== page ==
General Operating Support (Janet's blog)

(4-7-10) I had a conversation with a graduate student of mine from Goucher College last night who is writing his final paper on general operating support by private foundations and local arts agencies. It’s a very complicated topic and I’m always a torn about it.

On the one hand, it seems in these times of economic downtown it makes the most sense for grantmakers to provide funding with the least amount of strings or “hoops.” On the other hand, general operating support seems to go to those organizations that are most able to develop interesting programming that reach new audiences, impact underserved and reach into schools. In that case, does general operating become an entitlement program?

Or should general operating support be given to small, mid-sized and emerging organizations so they can have the greatest opportunity to utilize funds without restriction? But then these organizations are less likely to have strong financial practices and staff? Or do we simply define “projects” in broader terms, which many funders have done. When I was working in rural areas, “new projects” were like a death sentence. The greatest need was a little money to sustain basic programs, not create new ones every three years.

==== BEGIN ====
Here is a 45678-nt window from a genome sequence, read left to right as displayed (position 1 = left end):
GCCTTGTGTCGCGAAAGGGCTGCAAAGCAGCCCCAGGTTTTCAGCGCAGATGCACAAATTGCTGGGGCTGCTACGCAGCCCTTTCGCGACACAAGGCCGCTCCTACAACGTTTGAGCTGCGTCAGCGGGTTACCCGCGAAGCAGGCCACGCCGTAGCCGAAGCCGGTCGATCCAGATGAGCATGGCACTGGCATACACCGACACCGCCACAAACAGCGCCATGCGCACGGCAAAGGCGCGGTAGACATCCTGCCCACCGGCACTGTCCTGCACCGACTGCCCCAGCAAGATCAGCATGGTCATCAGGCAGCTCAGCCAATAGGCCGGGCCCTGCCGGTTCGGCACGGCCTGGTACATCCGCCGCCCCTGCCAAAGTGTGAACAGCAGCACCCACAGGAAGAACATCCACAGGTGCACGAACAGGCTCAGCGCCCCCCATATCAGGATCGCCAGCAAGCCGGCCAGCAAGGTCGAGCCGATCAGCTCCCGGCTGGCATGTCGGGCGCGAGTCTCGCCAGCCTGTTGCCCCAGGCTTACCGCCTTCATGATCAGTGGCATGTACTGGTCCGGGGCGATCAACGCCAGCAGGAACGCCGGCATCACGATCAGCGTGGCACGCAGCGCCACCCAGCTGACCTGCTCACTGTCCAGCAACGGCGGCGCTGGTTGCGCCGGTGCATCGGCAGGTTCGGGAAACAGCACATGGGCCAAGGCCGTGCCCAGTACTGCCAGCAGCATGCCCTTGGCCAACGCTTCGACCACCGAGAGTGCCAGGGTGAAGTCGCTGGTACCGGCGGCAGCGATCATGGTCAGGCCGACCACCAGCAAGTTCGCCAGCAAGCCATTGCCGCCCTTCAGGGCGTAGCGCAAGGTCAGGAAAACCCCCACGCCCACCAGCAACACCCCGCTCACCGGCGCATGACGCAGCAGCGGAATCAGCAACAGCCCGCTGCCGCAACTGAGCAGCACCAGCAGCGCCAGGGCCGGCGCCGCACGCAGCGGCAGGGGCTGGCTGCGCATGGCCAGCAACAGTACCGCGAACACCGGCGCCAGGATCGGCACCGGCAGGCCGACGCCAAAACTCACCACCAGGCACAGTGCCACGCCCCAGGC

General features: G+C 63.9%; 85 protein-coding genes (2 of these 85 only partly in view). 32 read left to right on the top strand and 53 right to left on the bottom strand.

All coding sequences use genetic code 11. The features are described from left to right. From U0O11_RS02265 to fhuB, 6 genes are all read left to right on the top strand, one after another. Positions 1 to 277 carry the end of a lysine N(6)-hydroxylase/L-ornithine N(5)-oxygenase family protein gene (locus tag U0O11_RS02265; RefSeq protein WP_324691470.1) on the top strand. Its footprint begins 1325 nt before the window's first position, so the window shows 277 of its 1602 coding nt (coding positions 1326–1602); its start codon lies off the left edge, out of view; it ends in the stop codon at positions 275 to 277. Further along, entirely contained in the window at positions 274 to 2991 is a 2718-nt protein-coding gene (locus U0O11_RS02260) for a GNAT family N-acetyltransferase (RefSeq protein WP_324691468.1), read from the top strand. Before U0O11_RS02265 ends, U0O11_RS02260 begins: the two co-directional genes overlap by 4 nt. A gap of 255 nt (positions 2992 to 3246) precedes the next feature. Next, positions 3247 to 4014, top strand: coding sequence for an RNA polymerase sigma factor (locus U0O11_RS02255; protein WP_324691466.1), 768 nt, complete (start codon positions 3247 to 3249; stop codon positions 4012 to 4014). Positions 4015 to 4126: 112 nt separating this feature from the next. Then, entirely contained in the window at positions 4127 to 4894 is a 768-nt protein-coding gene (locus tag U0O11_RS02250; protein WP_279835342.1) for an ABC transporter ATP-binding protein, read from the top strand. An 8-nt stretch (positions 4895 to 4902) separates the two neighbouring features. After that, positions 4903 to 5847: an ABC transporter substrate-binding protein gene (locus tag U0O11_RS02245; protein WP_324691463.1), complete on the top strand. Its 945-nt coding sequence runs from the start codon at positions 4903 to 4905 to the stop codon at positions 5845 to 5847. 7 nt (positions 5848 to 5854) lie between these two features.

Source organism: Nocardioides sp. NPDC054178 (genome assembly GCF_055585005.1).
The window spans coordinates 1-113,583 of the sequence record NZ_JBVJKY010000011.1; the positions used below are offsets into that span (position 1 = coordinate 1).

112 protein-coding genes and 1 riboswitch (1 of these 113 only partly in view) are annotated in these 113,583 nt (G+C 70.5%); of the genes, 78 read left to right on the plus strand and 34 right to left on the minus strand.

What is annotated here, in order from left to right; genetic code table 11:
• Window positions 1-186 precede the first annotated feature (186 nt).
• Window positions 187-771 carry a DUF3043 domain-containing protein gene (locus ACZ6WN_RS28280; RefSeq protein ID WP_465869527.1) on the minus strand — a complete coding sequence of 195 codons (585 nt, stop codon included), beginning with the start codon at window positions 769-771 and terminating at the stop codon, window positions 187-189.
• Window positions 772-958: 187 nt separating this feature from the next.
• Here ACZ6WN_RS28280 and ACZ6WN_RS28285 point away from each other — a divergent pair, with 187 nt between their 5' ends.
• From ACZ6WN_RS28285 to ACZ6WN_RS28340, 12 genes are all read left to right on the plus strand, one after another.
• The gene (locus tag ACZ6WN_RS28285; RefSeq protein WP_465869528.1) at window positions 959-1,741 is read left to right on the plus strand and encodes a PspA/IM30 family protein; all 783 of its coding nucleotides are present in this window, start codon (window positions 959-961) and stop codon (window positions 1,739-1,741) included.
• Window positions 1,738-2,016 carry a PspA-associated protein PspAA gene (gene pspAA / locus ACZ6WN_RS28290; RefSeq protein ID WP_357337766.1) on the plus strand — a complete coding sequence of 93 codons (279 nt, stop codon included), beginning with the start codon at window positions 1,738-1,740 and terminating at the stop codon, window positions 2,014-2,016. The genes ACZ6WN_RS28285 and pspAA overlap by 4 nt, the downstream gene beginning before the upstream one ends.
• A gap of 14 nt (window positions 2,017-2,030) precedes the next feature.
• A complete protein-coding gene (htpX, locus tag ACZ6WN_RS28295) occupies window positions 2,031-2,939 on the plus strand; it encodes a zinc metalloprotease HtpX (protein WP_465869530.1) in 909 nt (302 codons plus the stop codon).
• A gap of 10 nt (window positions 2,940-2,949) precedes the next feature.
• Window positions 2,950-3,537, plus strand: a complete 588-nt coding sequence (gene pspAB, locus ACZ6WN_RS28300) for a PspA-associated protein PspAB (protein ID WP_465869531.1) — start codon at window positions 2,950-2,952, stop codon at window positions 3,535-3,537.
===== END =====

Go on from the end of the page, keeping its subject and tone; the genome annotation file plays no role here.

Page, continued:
One comment my student made that surprised me was “ most funders don’t give general operating support because they aren’t that knowledgeable about their grantees.” I had to stop him there and say, “I think you have to be careful with that kind of broad statement.” Because, in my experience, with our GIA members, grantmakers are very informed about their grantees, knowledgeable not only about their programs but also about their financial situations and their audiences. It’s their job. The decision to give general operating support needs to be based on the needs of the organization, the community and the mission of the funder. But I’ll have to say, that I think back on the days when grantmakers wouldn’t consider funding administrative staffs or any administrative costs and wonder how anyone thought the arts community was going to deliver all those new and innovative programs? Thank goodness, those days are over. They are, aren’t they?

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